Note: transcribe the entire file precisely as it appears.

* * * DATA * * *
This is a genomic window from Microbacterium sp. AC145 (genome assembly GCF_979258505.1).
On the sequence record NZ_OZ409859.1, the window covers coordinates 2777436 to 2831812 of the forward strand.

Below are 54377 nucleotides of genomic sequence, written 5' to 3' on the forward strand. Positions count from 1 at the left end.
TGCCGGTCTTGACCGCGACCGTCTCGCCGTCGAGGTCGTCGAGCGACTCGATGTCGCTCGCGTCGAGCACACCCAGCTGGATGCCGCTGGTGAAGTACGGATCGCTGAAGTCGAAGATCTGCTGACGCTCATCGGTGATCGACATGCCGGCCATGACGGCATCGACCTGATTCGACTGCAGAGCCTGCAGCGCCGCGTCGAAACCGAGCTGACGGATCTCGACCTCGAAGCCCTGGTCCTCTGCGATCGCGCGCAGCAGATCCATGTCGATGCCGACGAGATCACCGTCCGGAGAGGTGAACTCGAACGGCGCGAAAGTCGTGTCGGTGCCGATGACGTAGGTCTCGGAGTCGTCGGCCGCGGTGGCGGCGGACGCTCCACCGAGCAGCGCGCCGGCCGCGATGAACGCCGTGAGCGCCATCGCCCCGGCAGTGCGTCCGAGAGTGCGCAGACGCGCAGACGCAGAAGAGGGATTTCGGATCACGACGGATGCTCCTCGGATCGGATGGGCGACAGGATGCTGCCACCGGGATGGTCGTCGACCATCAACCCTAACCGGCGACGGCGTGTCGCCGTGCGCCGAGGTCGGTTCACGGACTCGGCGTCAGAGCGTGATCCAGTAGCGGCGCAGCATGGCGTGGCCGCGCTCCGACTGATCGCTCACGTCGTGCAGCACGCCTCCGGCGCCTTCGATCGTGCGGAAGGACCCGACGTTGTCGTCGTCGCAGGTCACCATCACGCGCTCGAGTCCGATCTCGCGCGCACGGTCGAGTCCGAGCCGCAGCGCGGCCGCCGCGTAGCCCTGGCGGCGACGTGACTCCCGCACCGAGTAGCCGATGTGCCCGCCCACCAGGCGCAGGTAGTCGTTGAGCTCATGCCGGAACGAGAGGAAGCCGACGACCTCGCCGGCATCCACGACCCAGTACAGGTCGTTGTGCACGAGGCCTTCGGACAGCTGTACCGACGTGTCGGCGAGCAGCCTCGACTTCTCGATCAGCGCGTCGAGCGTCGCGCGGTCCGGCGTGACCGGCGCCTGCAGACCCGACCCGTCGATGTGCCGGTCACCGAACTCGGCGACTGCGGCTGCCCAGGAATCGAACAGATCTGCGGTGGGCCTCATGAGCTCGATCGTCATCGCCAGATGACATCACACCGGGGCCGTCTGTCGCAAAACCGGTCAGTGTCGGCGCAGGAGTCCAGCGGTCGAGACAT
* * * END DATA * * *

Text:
This is a genomic window from Microbacterium sp. AC145 (genome assembly GCF_979258505.1).
On the sequence record NZ_OZ409859.1, the window covers coordinates 2777436 to 2831812 of the forward strand.

Below are 54377 nucleotides of genomic sequence, written 5' to 3' on the forward strand. Positions count from 1 at the left end.
TGCCGGTCTTGACCGCGACCGTCTCGCCGTCGAGGTCGTCGAGCGACTCGATGTCGCTCGCGTCGAGCACACCCAGCTGGATGCCGCTGGTGAAGTACGGATCGCTGAAGTCGAAGATCTGCTGACGCTCATCGGTGATCGACATGCCGGCCATGACGGCATCGACCTGATTCGACTGCAGAGCCTGCAGCGCCGCGTCGAAACCGAGCTGACGGATCTCGACCTCGAAGCCCTGGTCCTCTGCGATCGCGCGCAGCAGATCCATGTCGATGCCGACGAGATCACCGTCCGGAGAGGTGAACTCGAACGGCGCGAAAGTCGTGTCGGTGCCGATGACGTAGGTCTCGGAGTCGTCGGCCGCGGTGGCGGCGGACGCTCCACCGAGCAGCGCGCCGGCCGCGATGAACGCCGTGAGCGCCATCGCCCCGGCAGTGCGTCCGAGAGTGCGCAGACGCGCAGACGCAGAAGAGGGATTTCGGATCACGACGGATGCTCCTCGGATCGGATGGGCGACAGGATGCTGCCACCGGGATGGTCGTCGACCATCAACCCTAACCGGCGACGGCGTGTCGCCGTGCGCCGAGGTCGGTTCACGGACTCGGCGTCAGAGCGTGATCCAGTAGCGGCGCAGCATGGCGTGGCCGCGCTCCGACTGATCGCTCACGTCGTGCAGCACGCCTCCGGCGCCTTCGATCGTGCGGAAGGACCCGACGTTGTCGTCGTCGCAGGTCACCATCACGCGCTCGAGTCCGATCTCGCGCGCACGGTCGAGTCCGAGCCGCAGCGCGGCCGCCGCGTAGCCCTGGCGGCGACGTGACTCCCGCACCGAGTAGCCGATGTGCCCGCCCACCAGGCGCAGGTAGTCGTTGAGCTCATGCCGGAACGAGAGGAAGCCGACGACCTCGCCGGCATCCACGACCCAGTACAGGTCGTTGTGCACGAGGCCTTCGGACAGCTGTACCGACGTGTCGGCGAGCAGCCTCGACTTCTCGATCAGCGCGTCGAGCGTCGCGCGGTCCGGCGTGACCGGCGCCTGCAGACCCGACCCGTCGATGTGCCGGTCACCGAACTCGGCGACTGCGGCTGCCCAGGAATCGAACAGATCTGCGGTGGGCCTCATGAGCTCGATCGTCATCGCCAGATGACATCACACCGGGGCCGTCTGTCGCAAAACCGGTCAGTGTCGGCGCAGGAGTCCAGCGGTCGAGACAT